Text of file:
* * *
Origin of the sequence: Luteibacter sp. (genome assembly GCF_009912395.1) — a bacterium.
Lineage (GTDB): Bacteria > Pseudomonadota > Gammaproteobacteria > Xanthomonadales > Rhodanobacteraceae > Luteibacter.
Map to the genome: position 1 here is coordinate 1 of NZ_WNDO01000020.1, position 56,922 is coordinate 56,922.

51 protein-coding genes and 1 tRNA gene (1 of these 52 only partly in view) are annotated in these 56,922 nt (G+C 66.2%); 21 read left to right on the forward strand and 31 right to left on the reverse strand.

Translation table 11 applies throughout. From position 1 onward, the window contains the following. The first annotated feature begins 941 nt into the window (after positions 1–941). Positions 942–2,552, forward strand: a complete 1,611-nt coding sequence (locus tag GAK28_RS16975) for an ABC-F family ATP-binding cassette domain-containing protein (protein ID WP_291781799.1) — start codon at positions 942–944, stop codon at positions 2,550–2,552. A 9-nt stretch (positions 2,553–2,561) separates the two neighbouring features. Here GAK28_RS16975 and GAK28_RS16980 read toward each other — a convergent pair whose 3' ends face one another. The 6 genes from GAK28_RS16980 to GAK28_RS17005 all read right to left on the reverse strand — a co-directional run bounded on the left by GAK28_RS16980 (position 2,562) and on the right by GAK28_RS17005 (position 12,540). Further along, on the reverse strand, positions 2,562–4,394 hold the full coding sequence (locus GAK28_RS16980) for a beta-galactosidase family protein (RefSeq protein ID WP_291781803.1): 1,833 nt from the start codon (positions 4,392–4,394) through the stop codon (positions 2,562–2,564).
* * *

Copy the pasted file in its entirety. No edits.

Origin of the sequence: Luteibacter sp. (genome assembly GCF_009912395.1) — a bacterium.
Lineage (GTDB): Bacteria > Pseudomonadota > Gammaproteobacteria > Xanthomonadales > Rhodanobacteraceae > Luteibacter.
Map to the genome: position 1 here is coordinate 1 of NZ_WNDO01000020.1, position 56,922 is coordinate 56,922.

51 protein-coding genes and 1 tRNA gene (1 of these 52 only partly in view) are annotated in these 56,922 nt (G+C 66.2%); 21 read left to right on the forward strand and 31 right to left on the reverse strand.

Translation table 11 applies throughout. From position 1 onward, the window contains the following. The first annotated feature begins 941 nt into the window (after positions 1–941). Positions 942–2,552, forward strand: a complete 1,611-nt coding sequence (locus tag GAK28_RS16975) for an ABC-F family ATP-binding cassette domain-containing protein (protein ID WP_291781799.1) — start codon at positions 942–944, stop codon at positions 2,550–2,552. A 9-nt stretch (positions 2,553–2,561) separates the two neighbouring features. Here GAK28_RS16975 and GAK28_RS16980 read toward each other — a convergent pair whose 3' ends face one another. The 6 genes from GAK28_RS16980 to GAK28_RS17005 all read right to left on the reverse strand — a co-directional run bounded on the left by GAK28_RS16980 (position 2,562) and on the right by GAK28_RS17005 (position 12,540). Further along, on the reverse strand, positions 2,562–4,394 hold the full coding sequence (locus GAK28_RS16980) for a beta-galactosidase family protein (RefSeq protein ID WP_291781803.1): 1,833 nt from the start codon (positions 4,392–4,394) through the stop codon (positions 2,562–2,564).